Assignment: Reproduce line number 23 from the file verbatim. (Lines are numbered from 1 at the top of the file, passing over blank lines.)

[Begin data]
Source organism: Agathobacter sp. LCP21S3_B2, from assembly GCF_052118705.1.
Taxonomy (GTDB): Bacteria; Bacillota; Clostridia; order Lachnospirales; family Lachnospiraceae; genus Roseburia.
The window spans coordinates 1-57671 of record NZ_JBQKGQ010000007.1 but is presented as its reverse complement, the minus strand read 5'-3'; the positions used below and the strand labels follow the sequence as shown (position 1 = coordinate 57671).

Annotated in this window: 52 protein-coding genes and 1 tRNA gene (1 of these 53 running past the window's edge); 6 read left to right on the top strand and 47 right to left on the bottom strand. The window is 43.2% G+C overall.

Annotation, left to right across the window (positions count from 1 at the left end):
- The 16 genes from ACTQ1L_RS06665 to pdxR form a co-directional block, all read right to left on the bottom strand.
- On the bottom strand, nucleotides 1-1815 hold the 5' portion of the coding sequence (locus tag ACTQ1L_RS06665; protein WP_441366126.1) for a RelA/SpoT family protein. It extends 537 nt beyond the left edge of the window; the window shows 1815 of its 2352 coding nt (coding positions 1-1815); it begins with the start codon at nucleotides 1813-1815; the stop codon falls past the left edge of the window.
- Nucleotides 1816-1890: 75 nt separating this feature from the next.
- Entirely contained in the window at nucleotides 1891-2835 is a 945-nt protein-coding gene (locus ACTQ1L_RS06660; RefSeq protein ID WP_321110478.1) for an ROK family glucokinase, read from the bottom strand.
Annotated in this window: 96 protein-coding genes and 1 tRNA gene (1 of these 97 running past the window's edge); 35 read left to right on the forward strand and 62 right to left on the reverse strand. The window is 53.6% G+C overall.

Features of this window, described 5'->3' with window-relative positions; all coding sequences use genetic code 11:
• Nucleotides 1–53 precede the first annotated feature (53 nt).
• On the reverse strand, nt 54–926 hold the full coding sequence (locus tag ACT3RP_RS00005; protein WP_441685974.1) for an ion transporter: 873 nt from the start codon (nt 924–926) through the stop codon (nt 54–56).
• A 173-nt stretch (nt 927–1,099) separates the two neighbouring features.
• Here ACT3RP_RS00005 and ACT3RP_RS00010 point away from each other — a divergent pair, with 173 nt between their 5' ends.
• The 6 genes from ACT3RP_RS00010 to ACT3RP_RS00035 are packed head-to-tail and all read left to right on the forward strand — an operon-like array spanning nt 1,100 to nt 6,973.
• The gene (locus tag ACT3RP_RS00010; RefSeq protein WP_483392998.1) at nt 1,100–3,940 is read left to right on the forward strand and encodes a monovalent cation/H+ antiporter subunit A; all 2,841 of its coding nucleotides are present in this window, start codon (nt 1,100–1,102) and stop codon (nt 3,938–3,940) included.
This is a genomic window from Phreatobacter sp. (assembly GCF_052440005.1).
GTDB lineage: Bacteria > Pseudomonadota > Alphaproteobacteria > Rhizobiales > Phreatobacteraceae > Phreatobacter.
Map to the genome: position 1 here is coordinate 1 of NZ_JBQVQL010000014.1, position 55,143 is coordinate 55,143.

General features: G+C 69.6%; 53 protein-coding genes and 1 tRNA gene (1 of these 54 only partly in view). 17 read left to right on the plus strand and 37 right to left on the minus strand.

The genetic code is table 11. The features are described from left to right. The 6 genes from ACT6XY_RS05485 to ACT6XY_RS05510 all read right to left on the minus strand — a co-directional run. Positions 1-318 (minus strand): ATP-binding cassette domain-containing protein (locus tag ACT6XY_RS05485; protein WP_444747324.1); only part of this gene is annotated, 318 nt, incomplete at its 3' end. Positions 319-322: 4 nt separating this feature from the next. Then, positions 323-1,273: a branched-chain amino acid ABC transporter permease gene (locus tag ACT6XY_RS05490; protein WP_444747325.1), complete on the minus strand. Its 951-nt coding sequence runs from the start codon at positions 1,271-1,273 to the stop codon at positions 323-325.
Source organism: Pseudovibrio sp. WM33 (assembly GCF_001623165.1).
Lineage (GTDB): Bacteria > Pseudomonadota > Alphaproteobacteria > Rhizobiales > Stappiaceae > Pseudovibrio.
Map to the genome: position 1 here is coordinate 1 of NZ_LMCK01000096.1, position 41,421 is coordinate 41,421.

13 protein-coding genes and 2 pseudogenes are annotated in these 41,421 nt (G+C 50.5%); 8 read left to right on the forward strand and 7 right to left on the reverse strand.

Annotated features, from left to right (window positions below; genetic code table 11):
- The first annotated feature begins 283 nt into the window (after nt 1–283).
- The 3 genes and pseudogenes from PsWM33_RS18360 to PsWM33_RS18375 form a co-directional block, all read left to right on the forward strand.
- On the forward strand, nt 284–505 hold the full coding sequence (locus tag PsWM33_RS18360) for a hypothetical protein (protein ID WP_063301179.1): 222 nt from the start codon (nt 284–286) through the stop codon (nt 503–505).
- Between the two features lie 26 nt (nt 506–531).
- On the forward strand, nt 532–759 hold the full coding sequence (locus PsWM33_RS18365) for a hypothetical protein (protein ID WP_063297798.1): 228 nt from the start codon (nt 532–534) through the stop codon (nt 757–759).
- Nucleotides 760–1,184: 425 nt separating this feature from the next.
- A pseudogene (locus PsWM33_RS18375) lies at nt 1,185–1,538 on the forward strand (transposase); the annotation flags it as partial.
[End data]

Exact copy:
Source organism: Pseudovibrio sp. WM33 (assembly GCF_001623165.1).